Kyphosis is a condition of the spine in which the upper back (thoracic spine) appears more rounded with a “slouched” posture. Normal Cobb angle measurements in the sagittal (side view) plane typically range from 20-45º in the thoracic spine. Any thoracic curve above 45º is considered to be ‘hyperkyphosis.’
Kyphosis can present by itself or be accompanied with scoliosis. Some cases of kyphosis are postural. Postural kyphosis is usually due to weak and overstretched spinal extensor muscles. When this occurs, it can usually be improved when the patient consciously corrects their posture. In contrast, Scheuermann’s disease, the most severe form of kyphosis, is a structural kyphosis due to a change in the shape of the vertebrae.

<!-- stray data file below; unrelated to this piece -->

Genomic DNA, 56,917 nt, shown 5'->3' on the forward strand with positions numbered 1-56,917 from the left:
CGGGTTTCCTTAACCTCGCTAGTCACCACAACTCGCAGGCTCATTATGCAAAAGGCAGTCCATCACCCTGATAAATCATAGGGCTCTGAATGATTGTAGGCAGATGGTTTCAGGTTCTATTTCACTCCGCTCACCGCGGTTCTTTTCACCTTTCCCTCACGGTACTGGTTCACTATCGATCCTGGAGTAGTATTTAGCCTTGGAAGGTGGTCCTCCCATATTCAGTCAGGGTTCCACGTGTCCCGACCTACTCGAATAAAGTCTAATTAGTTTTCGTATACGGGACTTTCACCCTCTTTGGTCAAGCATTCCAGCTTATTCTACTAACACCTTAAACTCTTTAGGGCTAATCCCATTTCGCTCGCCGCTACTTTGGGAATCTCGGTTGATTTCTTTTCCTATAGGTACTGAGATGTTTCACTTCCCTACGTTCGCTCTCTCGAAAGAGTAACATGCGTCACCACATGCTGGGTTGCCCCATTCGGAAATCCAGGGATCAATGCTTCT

Scheuermann’s is caused by anterior wedging of vertebrae, usually in the thoracic spine and less frequently in the thoracolumbar region. In the growing child, the anterior (front) part of the vertebrae doesn’t grow as much as the posterior (back) part of the vertebrae. As a result, the child with Scheuermann’s is vulnerable to increased progression, so it is important to counteract the asymmetric loading during periods of growth. Patients with Scheuermann’s often present with an accompanying lumbar hyperlordosis and cervical hyperlordosis with forward head posture.
Both types of kyphosis can be treated with the Schroth Method.
Please note the improvements in this teen and adult after Schroth training